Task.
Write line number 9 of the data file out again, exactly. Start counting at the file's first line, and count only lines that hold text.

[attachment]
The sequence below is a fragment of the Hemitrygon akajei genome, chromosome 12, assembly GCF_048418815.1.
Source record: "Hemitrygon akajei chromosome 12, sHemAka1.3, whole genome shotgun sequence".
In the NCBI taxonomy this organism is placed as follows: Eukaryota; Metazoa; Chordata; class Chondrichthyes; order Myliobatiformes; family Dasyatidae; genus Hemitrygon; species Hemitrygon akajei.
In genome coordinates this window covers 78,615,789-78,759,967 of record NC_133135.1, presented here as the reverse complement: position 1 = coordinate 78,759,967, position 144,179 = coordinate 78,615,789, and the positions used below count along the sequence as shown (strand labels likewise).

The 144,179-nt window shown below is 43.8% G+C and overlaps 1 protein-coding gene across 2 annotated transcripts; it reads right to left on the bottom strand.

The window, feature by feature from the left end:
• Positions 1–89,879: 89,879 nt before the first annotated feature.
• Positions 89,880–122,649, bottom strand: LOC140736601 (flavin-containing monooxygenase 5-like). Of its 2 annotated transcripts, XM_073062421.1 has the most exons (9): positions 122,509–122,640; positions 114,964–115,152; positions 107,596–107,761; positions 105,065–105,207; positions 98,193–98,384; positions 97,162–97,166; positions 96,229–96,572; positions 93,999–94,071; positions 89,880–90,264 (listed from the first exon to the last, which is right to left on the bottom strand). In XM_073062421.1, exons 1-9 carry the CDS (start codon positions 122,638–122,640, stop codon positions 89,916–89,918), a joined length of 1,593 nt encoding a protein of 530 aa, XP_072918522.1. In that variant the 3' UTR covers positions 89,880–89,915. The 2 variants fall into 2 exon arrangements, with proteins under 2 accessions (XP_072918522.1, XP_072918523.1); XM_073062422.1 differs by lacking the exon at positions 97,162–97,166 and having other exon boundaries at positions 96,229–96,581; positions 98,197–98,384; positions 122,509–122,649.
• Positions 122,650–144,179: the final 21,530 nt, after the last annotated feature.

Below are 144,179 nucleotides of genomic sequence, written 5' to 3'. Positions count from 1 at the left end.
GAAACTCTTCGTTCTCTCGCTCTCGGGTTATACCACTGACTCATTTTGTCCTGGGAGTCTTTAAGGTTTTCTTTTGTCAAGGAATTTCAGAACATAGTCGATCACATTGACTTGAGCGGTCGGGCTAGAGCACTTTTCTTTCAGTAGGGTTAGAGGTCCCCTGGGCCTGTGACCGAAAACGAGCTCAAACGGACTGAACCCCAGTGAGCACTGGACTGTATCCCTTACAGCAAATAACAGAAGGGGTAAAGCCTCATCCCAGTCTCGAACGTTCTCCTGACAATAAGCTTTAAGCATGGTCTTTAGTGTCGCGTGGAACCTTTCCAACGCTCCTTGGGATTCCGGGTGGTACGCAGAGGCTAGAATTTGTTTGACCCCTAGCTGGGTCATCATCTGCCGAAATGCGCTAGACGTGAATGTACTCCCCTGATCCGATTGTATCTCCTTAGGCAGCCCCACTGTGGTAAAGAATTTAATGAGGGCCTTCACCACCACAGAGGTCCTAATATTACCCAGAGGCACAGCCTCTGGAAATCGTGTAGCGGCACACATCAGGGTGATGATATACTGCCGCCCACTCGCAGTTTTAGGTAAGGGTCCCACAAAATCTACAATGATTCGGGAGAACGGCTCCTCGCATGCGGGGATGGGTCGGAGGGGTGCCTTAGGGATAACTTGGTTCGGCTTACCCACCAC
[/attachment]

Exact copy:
• Positions 122,650–144,179: the final 21,530 nt, after the last annotated feature.